“Just a few months ago, an actor also using the same ‘Zulupool’ moniker carried out a deep block reorganization of the Bitcoin ABC (BCHA) chain. While we cannot independently confirm that it is the same party who is behind the recent attacks on BSV, the BCHA chain incident had similarities in methodologies and characteristics with the reorganization attacks on BSV, and also used the same Zulupool name; these factors strongly suggest it is the same actor,” the Association revealed. 

Why did this “Zulupool” impersonator attack BSV?

Although the motives for the malicious attacks cannot yet be verified as the culprit has not been caught, Bitcoin Association has listed three possible reasons as to why a blockchain, and BSV specifically, may be attacked in this manner. The most apparent one is for the block reorganization attacks to be used for double spending, which has already been explained previously. The second plausible explanation is that it is “a coordinated campaign against competing implementations and chains of Bitcoin,” as BCHA was just recently attacked using the same method. 

“While no direct losses or thefts have yet been attributed to the attack on the BSV blockchain, the response by exchanges to restrict BSV deposit and withdrawals and/or trading activities and the attending reputational harm caused by the attacks could indicate that the detrimental intangible impact was the primary goal, not a secondary repercussion,” the Association pointed out.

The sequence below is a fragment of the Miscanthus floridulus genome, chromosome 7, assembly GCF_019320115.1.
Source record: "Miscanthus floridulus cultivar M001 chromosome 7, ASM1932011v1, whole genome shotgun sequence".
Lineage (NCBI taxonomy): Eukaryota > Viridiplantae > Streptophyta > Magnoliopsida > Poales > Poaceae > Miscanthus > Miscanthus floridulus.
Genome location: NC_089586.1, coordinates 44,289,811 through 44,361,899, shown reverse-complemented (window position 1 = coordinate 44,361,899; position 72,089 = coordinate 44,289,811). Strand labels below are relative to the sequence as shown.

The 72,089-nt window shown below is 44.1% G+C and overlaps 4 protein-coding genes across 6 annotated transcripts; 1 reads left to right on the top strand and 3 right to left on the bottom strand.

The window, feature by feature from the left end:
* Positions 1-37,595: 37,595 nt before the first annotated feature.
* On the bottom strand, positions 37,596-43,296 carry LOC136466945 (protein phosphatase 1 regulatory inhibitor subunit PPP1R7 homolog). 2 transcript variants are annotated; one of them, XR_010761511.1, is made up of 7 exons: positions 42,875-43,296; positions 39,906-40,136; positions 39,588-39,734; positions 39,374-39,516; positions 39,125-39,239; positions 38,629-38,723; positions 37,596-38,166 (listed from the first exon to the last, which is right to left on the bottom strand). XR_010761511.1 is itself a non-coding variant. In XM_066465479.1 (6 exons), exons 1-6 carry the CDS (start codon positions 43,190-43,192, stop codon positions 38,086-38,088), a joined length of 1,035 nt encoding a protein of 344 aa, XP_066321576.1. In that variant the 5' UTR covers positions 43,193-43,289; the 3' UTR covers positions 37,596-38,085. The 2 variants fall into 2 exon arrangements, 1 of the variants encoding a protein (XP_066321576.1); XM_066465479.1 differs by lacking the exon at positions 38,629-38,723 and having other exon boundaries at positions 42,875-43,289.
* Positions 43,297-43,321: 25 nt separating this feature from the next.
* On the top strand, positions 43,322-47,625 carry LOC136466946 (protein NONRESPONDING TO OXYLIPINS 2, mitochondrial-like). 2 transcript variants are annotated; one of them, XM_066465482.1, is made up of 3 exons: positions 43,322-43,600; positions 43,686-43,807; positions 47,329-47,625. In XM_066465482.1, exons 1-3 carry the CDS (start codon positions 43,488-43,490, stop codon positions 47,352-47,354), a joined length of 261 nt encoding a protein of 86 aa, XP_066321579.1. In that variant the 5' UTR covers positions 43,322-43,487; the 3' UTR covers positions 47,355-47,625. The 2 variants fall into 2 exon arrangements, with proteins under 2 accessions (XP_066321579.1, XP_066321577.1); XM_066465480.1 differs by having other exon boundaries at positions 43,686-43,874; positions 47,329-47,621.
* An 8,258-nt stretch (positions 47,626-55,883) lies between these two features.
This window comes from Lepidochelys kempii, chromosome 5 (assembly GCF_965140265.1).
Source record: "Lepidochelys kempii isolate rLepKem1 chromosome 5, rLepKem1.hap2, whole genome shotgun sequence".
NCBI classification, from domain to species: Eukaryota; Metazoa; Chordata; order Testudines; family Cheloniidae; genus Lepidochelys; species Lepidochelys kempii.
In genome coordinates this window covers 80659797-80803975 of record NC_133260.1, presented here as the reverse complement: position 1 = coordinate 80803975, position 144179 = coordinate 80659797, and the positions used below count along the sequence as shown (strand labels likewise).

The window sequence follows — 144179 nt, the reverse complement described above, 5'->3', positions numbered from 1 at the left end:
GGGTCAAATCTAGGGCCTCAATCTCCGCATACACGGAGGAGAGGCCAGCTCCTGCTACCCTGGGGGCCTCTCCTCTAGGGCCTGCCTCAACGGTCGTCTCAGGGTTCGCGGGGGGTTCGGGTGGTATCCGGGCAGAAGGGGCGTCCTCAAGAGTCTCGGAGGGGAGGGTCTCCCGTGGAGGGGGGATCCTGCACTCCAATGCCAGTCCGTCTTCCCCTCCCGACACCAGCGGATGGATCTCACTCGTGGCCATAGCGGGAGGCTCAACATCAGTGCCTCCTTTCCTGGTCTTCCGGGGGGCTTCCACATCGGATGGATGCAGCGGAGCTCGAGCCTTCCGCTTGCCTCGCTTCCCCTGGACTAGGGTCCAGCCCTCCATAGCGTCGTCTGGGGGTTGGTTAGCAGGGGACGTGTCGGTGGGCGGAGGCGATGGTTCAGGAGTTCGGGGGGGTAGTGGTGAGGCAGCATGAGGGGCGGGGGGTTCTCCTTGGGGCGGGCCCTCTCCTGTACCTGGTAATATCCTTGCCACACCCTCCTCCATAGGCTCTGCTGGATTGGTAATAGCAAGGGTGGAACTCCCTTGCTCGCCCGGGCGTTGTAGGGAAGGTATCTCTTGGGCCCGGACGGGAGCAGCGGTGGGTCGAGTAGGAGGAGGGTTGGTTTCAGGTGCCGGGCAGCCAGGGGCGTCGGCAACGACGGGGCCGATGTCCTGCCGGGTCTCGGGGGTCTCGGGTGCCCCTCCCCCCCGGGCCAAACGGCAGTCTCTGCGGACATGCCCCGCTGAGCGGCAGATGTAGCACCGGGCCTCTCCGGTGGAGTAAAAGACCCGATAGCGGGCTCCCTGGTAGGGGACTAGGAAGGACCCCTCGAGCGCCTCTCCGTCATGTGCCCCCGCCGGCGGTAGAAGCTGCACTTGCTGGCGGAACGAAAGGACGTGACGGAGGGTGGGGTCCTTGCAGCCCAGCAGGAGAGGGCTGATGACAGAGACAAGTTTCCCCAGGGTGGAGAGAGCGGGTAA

It is also possible that these block reorganizations were done in order to mask the transaction history of certain coins and make them difficult to trace and track. However, if this is the real reason for these malicious attacks, then it is a complete and utter failure as more attention is now being given to these transactions and anything connected to them. Advanced forensic tools are also being used to investigate the attacks and document every detail as evidence to be used in court.

So, what now?

After the block reorganizations were confirmed to be malicious in nature, Bitcoin Association has immediately published a statement about its zero tolerance policy against illegal activities on July 8. The Association has been in constant communication with exchanges since then and has even recommended for them to freeze BSV deposits that may be related to the attacks. Some exchanges have decided to suspend BSV services, which include deposits, withdrawals and trading. The Association is working continuously in order to restore these services as soon as possible.

“Each exchange will make its own decisions about when and how to re-enable BSV services.  At this stage, we cannot provide exact timings for when BSV deposit, withdrawal or trading facilities will be active at your chosen exchange. Bitcoin Association and its representatives remain in contact with exchanges and will share any news and updates on this front, as and when it becomes available.”

At the moment, it is without any form of deceit that the Association assures everyone that the BSV network “remains safe to use and is operating as it usually would.” It is not collapsing nor dying. The issue has been resolved, a team of experts is constantly monitoring the situation and a criminal complaint has been filed. 

What this event actually shows is that BSV is equipped to handle this kind of malicious attack as all it has to do is follow what has been laid out in the Bitcoin white paper. While these attacks have been a real inconvenience to deal with, it is just that—nothing major that would deter BSV from more important tasks, such as releasing Teranode this year and continuing on with its ultimate goal of global enterprise adoption of the BSV blockchain.